In addition, it is important to define the best way to investigate P. aduncum EO or dillapiole in open field studies or infested areas, in order to develop new phytoiatric formulations, such as nanoemulsions or insecticidal sugar baits, which can be successfully adopted as alternative commercial biopesticides. With the same approach, deeper pharmacological investigations that include formulation development should be performed in order to obtain new plant-based antiparasitic drugs.
We also need to understand the consequences of using P. aduncum EO as a biopesticide, such as its effect on the environment and its residual phytotoxicity, among others.
The proprieties and effects of this EO must be better analysed and clarified, as the results highlighted in this review are quite promising. Finally, further studies could focus on finding a semisynthetic product from this EO, which would be more economically practical and, at the same time, place lower demands on natural resources.
The authors declare that there are no conflicts of interest.
AD drafted the manuscript and revised the final version. MR participated in the data mining, the literature analysis, and manuscript editing. JBS and TRT provided additional information. TRT contributed to the conception of the research, monitored the study, and revised the final version. All authors reviewed and approved the final version of the manuscript.
This research was supported by the Universidad Estatal Amazónica, Soil Science department (Ecuador Republic) and the University of Extremadura, Faculty of Sciences (Spain).
A.D. was granted by Americampus Program 2019/2020 Junta de Extremadura-Universidad de Extremadura.
- Aciole EHP, Guimarães NN, Silva AS, Amorim EM, Nunomura SM, Garcia ACL, Cunha KS, Rohde C. 2014. Genetic toxicity of dillapiol and spinosad larvicides in somatic cells of Drosophila melanogaster. Pest Management Science, 70, 559–565. [Google Scholar]
- Andrade PM De, Melo DC De, Alcoba AET, Ferreira Júnior WG, Pagotti MC, Magalhães LG, Santos TCL Dos, Crotti AEM, Alves CCF, Miranda MLD. 2018. Chemical composition and evaluation of antileishmanial and cytotoxic activities of the essential oil from leaves of Cryptocarya aschersoniana Mez. (Lauraceae Juss.). Anais da Academia Brasileira de Ciencias, 90, 2671–2678. [Google Scholar]
- Araújo MJC, Câmara CAG, Born FS, Moraes MM, Badji CA. 2012. Acaricidal activity and repellency of essential oil from Piper aduncum and its components against Tetranychus urticae. Experimental and Applied Acarology, 57, 139–155. [Google Scholar]
- de Araújo MJC, da Câmara CAG, de Souza Born F., Moraes MM de. 2020. Acaricidal activity of binary blends of essential oils and selected constituents against Tetranychus urticae in laboratory/greenhouse experiments and the impact on Neoseiulus californicus. Experimental and Applied Acarology, 80, 423–444. [Google Scholar]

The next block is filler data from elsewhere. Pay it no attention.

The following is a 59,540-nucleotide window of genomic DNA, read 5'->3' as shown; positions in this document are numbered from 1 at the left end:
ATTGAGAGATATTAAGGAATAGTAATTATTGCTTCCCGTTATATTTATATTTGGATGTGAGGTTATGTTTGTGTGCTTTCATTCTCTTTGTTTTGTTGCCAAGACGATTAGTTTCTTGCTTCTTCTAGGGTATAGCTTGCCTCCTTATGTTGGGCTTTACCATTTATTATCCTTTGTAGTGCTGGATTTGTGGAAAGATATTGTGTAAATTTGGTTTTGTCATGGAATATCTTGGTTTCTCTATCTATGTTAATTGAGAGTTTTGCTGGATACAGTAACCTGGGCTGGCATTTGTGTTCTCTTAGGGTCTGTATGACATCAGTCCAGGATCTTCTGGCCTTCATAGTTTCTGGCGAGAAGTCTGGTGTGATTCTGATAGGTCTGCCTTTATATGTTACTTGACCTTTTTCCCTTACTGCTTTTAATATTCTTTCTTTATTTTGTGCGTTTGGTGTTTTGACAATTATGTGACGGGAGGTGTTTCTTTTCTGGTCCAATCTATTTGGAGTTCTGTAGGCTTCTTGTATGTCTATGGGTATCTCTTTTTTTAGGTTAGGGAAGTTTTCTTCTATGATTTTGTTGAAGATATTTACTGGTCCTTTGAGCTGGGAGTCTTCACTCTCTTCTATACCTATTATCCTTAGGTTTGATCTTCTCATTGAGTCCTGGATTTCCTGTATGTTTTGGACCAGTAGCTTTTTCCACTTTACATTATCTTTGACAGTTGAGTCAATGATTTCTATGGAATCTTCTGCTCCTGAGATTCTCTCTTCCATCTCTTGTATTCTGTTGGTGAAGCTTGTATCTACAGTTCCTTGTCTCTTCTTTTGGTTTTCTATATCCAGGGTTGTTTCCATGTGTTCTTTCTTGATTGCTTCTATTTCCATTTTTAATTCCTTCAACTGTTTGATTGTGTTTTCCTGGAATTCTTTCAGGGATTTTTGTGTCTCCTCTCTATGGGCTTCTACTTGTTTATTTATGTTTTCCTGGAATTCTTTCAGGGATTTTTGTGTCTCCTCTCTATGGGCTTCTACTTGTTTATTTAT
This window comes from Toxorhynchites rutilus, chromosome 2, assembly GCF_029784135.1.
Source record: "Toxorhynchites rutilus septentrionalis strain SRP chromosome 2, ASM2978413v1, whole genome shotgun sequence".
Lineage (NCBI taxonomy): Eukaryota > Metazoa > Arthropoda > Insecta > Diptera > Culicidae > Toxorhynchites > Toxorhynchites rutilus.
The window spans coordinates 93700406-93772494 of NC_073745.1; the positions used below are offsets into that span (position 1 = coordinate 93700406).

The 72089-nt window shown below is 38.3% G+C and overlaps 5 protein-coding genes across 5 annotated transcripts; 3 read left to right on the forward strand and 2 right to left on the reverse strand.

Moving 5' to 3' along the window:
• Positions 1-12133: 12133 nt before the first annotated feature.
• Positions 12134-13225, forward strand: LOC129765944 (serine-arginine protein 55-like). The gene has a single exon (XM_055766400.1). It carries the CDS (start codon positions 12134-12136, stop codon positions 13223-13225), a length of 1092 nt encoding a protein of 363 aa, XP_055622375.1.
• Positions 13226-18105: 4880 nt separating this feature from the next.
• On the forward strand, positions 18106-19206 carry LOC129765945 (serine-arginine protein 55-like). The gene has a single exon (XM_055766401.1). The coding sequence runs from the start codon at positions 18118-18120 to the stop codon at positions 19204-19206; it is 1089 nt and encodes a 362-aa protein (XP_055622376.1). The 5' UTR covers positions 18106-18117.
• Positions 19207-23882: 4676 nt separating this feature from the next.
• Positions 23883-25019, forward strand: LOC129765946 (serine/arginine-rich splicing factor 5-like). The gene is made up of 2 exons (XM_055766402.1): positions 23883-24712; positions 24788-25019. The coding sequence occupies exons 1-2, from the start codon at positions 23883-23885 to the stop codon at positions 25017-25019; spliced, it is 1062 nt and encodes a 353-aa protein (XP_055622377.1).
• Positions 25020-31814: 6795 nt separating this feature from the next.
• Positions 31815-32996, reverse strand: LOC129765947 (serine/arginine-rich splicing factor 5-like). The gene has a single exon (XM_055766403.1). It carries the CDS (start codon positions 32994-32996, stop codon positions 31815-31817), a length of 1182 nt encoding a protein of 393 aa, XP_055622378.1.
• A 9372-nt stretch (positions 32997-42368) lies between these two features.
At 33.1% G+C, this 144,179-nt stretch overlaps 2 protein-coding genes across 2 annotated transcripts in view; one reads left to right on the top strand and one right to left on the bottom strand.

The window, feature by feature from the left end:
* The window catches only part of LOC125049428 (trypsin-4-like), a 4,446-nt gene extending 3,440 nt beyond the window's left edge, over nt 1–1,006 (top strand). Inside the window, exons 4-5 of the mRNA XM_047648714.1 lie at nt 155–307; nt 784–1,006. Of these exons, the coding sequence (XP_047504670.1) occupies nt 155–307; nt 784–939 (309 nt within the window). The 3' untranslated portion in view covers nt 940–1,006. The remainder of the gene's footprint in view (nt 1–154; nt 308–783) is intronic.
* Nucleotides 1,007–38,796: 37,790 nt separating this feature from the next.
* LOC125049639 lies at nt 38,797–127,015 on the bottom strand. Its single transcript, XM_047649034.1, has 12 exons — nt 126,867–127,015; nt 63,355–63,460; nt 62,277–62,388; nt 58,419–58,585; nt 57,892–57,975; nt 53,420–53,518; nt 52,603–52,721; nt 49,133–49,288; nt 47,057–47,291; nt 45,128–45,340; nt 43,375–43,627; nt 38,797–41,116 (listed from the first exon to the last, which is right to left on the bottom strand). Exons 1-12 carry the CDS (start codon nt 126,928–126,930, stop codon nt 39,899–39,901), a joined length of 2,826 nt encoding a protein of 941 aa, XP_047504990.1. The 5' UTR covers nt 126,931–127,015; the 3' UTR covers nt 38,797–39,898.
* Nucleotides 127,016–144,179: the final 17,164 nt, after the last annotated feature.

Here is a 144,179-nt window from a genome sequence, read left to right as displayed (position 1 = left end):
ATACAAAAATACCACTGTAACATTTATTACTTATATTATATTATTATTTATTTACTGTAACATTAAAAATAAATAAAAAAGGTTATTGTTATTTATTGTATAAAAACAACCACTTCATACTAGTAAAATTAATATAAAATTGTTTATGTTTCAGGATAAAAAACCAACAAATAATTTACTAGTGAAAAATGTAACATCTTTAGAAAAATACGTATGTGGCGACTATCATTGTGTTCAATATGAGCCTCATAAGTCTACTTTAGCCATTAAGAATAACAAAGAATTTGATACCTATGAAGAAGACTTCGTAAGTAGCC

- Belzile AS, Majerus SL, Podeszfinski C, Guillet G, Durst T, Arnason JT. 2000. Dillapiol derivatives as synergists: Structure-activity relationship analysis. Pesticide Biochemistry and Physiology, 66, 33–40. [Google Scholar]
- Bennett BC, Baker MA, Gómez Andrade P. 2003. Ethnobotany of the Shuar of Eastern Ecuador. Economic Botany, 57, 145–145. [Google Scholar]
- Bernuci KZ, Iwanaga CC, Fernandez-Andrade CMM, Lorenzetti FB, Torres-Santos EC, Faiões VDS, Gonçalves JE, W do Amaral, Deschamps C, Scodro RBDL, Cardoso RF, Baldin VP, Cortez DAG. 2016. Evaluation of chemical composition and antileishmanial and antituberculosis activities of essential oils of Piper species. Molecules, 21, 1698. [Google Scholar]
- Born F de S, Camara CAG da, Melo JPR de, Moraes MM de. 2018. Acaricidal property of the essential oil from Lippia gracilis against Tetranychus urticae and a natural enemy, Neoseiulus californicus, under greenhouse conditions. Experimental & Applied Acarology, 75, 491–502. [Google Scholar]
- Brazão MAB, Brazão FV, Maia JGS, Monteiro MC. 2014. Antibacterial activity of the Piper aduncum oil and dillapiole, Its main constituent, against multidrug-resistant strains. Boletin Latinoamericano y del Caribe de Plantas Medicinales y Aromaticas, 13, 517–526. [Google Scholar]
- Brogdon WG, McAllister JC. 2005. Insecticide resistance and vector control. Journal of Agromedicine, 9, 327–345. [Google Scholar]
- Can Başer KH, Buchbauer G. 2015. Handbook of essential oils: Science, technology, and applications, Second edition. CRC Press: Boca Raton. [Google Scholar]
- Carballo-Arce AF, Raina V, Liu S, Liu R, Jackiewicz V, Carranza D, Arnason JT, Durst T. 2019. Potent CYP3A4 inhibitors derived from dillapiol and sesamol. ACS Omega, 4, 10915–10920. [Google Scholar]
- Cardoso D, Särkinen T, Alexander S, Amorim AM, Bittrich V, Celis M, Daly DC, Fiaschi P, Funk VA, Giacomin LL, Goldenberg R, Heiden G, Iganci J, Kelloff CL, Knapp S, Lima HC De, Machado AFP, Santos RM Dos, Mello-Silva R, Michelangeli FA, Mitchell J, Moonlight P, Moraes PLR De, Mori SA, Nunes TS, Pennington TD, Pirani JR, Prance GT, Queiroz LP De, Rapini A, Riina R, Rincon CAV, Roque N, Shimizu G, Sobral M, Stehmann JR, Stevens WD, Taylor CM, Trovó M, Van Den Berg C, Werff H Van Der, Viana PL, Zartman CE, Forzza RC. 2017. Amazon plant diversity revealed by a taxonomically verified species list. Proceedings of the National Academy of Sciences of the United States of America, 114, 10695–10700. [Google Scholar]